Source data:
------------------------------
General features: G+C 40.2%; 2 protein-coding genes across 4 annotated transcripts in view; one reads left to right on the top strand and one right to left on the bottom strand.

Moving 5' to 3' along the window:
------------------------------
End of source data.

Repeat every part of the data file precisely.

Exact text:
General features: G+C 40.2%; 2 protein-coding genes across 4 annotated transcripts in view; one reads left to right on the top strand and one right to left on the bottom strand.

Moving 5' to 3' along the window: